Department of Crop Sciences University of Illinois at Urbana-Champaign

Agronomy Day 2006

Home Welcome (Hoeft) Welcome (Dunker) Milestones History Field Tour Presentations Tent Displays Credit & Thanks Sponsors

Is Rotated Corn Better than Continuous?

Fred Below Fred E. Below
Professor of Crop Physiology
Department of Crop Sciences
Allen Becker Allen W. Becker
Graduate Research Assistant
Department of Crop Sciences

The standard for the past 50 years in Illinois has been to grow corn in rotation with soybean. Rotating crops provides a number of benefits such as pest control, market flexibility, and generally higher yields. While the yield advantage of rotated corn has been well documented, some recent high-yield contests have shown that it is possible to achieve record yields with continuous corn. The objective of this study was to identify plant factors associated with better performance of rotated corn (or poorer growth of continuous corn) that could be altered by management practices. We grew 22 commercial hybrids with either corn (3rd year) or soybean as the previous crop, and varied the level of fertilizer N (six rates between 0 and 240 lbs/acre), and the timing of tillage (fall and spring). There was a large impact of previous crop on seedling emergence of all hybrids, with rotated corn averaging 85% emergence compared to 73% for continuous corn. Previous crop also affected early vegetative growth, and by V8 rotated plants were 21% larger than those following corn. This difference persisted throughout vegetative growth and shows how quickly yield can be penalized in continuous corn early in the season. The poorer vegetative growth of continuous corn could not be overcome with additional N, but if the previous crop was corn, tillage in the fall improved plant growth (by 17%) compared to tillage in the spring. In contrast, if soybean was the previous crop, tillage timing (i.e. fall vs. spring) had no impact on any of the measured parameters. Grain yield was also lower for continuous corn (average of 25 bu/acre), especially for corn residue tilled in the spring (6 bu/acre lower for spring compared to fall tillage). While the N supply clearly impacted grain yield in both previous crop scenarios (increasing about 25 bu going from deficient to sufficient), additional N could not overcome the yield penalty associated with continuous corn.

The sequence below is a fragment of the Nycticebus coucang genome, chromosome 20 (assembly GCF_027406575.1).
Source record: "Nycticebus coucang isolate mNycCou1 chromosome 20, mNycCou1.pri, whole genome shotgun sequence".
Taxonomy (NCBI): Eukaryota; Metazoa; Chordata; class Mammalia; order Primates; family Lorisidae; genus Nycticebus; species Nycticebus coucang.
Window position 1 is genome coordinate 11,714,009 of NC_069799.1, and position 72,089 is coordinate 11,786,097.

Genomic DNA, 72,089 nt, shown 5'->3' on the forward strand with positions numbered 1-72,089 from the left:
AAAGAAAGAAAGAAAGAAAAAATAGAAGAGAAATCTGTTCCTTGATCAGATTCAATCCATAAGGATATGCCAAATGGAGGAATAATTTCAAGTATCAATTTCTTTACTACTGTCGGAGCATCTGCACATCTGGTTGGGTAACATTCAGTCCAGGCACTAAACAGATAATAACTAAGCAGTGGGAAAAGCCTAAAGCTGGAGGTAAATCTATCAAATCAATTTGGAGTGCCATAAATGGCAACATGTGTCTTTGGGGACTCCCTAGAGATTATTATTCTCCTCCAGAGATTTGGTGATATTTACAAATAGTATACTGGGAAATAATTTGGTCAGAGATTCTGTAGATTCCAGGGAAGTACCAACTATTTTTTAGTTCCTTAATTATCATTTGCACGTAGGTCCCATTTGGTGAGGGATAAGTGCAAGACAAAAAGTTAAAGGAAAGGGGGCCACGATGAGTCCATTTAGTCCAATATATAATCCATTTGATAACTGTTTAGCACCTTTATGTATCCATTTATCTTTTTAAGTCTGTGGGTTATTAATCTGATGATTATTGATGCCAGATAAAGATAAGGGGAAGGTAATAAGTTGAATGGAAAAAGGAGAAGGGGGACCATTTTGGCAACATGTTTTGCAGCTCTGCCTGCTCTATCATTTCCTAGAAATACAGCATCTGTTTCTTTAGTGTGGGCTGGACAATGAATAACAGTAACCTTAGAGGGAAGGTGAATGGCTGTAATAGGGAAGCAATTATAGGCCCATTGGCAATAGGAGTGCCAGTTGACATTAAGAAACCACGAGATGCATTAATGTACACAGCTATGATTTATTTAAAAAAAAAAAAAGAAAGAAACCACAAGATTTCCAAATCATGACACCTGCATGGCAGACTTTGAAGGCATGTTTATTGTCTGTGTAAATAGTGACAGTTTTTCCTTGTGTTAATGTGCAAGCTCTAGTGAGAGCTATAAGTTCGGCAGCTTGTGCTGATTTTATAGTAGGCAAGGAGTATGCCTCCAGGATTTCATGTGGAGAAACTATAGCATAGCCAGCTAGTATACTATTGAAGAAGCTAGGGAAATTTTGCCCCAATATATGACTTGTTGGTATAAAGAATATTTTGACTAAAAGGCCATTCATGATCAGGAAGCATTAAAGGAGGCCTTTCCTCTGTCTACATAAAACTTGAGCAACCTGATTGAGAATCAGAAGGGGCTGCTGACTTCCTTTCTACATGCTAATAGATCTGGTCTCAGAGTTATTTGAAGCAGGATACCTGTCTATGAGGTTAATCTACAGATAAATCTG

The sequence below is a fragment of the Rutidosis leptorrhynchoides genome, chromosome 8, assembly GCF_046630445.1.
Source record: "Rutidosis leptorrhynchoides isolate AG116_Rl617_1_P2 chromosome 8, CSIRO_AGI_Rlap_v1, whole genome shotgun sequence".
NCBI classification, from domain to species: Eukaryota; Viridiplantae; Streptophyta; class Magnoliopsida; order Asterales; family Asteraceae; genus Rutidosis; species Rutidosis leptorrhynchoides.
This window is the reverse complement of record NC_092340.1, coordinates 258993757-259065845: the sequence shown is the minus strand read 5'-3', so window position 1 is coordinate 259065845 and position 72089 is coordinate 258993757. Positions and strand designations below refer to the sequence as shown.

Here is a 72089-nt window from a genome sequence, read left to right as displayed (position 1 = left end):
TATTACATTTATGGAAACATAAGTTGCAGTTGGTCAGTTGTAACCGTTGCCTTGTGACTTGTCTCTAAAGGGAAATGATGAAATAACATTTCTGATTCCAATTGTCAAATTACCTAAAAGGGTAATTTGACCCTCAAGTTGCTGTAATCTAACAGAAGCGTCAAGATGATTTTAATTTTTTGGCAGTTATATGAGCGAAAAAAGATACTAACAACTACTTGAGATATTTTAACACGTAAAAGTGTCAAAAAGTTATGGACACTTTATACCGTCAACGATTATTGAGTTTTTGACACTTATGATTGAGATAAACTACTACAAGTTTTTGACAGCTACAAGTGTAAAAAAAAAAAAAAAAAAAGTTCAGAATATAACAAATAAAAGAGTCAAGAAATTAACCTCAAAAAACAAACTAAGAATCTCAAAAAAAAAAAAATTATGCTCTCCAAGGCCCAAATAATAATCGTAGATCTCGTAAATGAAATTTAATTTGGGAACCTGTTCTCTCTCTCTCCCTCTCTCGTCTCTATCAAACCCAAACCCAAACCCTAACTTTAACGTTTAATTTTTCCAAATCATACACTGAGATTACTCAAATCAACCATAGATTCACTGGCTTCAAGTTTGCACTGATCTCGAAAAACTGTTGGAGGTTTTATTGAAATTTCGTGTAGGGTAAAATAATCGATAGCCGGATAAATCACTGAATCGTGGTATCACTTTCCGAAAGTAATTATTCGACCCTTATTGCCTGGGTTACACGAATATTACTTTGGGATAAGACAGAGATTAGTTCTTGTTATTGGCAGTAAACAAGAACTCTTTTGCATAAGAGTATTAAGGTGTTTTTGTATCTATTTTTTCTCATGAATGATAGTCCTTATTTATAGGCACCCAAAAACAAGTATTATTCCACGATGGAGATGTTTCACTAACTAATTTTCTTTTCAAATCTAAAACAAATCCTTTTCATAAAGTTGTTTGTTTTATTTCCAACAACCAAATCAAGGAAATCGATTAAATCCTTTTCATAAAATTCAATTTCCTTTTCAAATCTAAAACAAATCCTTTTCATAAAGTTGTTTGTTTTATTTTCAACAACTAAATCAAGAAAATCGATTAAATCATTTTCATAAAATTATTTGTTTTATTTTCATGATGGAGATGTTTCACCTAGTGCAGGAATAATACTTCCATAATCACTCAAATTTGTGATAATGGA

figure 1

View of our experimental site with continuous corn in the foreground and rotated corn in the background (note the taller plants). Plants are at the V8 growth stage.

Despite considerable variation among the 22 hybrids for all parameters, there were no individual hybrids that performed relatively better than the others under continuous corn. Our findings show that rotated corn is better than continuous largely due to detrimental effects of the corn residue. We suggest that residue management should be a major goal in continuous corn production, along with selecting a high-yielding hybrid, planting it at an adequate stand, and applying the proper amount of N.